Scapes are the curly flower stalks of a hardneck garlic plant. They can be left on the plant, but we cut them off the so the plant's energy goes into bulb production and not stalk production.
Plus, using the scapes is like getting a two-for-one plant: harvest the scapes now and harvest the bulb in another month or two. One time planting, two times harvesting. I like the work to harvest ratio of that.
Scapes can be used like green onions: cut into salads for a mild garlic flavor, sautéed in butter and tossed over chicken, mixed in with scrambled eggs, or even made into pesto.
Try this garlic scape pesto over some pasta for an easy meal.
Put a dozen scapes, 1/3 cup pistachios, 1/3 cup grated Romano chees, and some salt (omit the salt if your pistachios are salted) and pepper into a blender or food processor. While the motor is running, slowly pour in 1/3 cup really good olive oil.
Pour over warm pasta and start smiling. It's delicious. So much flavor from such a little bit of a plant.
Scapes are sometimes hard to find in a grocery store. But check out your local farmers' market. This should be a big week for scapes.
I spent the good part of today weeding the garlic, but finally had to give up. Clover has taken up residence between the plants. It needs to come out because it's robbing the garlic of water. But whenever I started to pull the clover, it buzzed to life with many, many, MANY honey bees.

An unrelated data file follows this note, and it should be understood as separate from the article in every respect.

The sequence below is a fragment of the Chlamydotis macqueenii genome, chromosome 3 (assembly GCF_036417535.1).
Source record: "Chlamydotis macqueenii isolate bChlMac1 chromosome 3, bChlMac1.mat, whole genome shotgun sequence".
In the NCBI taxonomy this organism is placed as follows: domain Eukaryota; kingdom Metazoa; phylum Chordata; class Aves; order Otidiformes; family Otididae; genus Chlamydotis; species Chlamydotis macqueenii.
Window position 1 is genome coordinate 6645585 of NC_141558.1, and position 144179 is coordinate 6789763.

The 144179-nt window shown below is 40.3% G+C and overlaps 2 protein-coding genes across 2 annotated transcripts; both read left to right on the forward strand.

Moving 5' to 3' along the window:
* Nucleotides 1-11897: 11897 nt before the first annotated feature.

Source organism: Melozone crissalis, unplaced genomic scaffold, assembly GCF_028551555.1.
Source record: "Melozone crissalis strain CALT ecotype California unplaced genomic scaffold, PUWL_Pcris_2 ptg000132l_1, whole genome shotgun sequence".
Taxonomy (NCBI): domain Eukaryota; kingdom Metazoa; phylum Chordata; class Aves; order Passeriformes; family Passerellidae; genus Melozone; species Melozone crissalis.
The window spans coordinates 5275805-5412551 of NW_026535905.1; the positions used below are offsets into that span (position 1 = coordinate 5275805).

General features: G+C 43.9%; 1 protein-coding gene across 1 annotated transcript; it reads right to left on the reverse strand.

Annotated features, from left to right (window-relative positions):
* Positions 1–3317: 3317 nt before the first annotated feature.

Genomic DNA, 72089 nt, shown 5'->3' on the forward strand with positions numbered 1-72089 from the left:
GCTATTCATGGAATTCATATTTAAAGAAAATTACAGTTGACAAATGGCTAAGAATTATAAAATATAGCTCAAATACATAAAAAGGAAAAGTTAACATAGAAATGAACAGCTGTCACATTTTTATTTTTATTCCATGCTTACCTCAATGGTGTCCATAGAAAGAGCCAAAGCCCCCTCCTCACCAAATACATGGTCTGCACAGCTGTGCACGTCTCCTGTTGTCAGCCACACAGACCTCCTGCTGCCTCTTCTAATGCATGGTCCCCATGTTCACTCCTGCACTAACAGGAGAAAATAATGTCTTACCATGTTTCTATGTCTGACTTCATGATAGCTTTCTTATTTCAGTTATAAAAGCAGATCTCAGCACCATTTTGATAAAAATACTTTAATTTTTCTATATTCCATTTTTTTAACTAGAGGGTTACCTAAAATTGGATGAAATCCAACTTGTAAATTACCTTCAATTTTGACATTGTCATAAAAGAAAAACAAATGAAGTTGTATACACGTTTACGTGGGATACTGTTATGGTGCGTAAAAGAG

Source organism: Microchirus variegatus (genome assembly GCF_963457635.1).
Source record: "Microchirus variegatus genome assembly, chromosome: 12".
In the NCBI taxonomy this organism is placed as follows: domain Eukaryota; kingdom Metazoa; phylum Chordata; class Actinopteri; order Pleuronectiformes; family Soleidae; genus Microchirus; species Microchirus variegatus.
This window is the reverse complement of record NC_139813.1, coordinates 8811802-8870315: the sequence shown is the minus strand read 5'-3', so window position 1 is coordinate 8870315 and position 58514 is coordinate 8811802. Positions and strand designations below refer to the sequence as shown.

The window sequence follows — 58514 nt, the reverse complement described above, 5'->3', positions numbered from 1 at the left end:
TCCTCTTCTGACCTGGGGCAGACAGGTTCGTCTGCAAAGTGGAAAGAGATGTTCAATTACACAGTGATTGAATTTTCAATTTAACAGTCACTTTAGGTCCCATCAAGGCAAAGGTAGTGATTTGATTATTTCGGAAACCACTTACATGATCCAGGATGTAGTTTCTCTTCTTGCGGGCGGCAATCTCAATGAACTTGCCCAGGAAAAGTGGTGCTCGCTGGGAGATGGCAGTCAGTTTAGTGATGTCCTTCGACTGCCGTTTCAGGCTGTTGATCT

So after carefully weighing my options (pull lots of clover in 90 degree heat vs. leaving clover for the honey bees), for the good of the bees, I decided to leave it. I can just tell people that my garden isn't really messy, it's a planned haven for honey bees.
We've had a nice, long string of outstanding weather here in Northern Ohio. I really even hate to say that in writing for fear of jinxing it. But I'm throwing caution to the wind and stating it in bold letters: It Is Beautiful.
And we deserve it. It was a long, cold Winter ... and early Spring wasn't exactly a picnic either with much more rain than we needed, wanted or could use.
But the last two weeks have been beautiful.
It's a pleasure to work in the garden.
The bees have found the chive blossoms and are hard at work.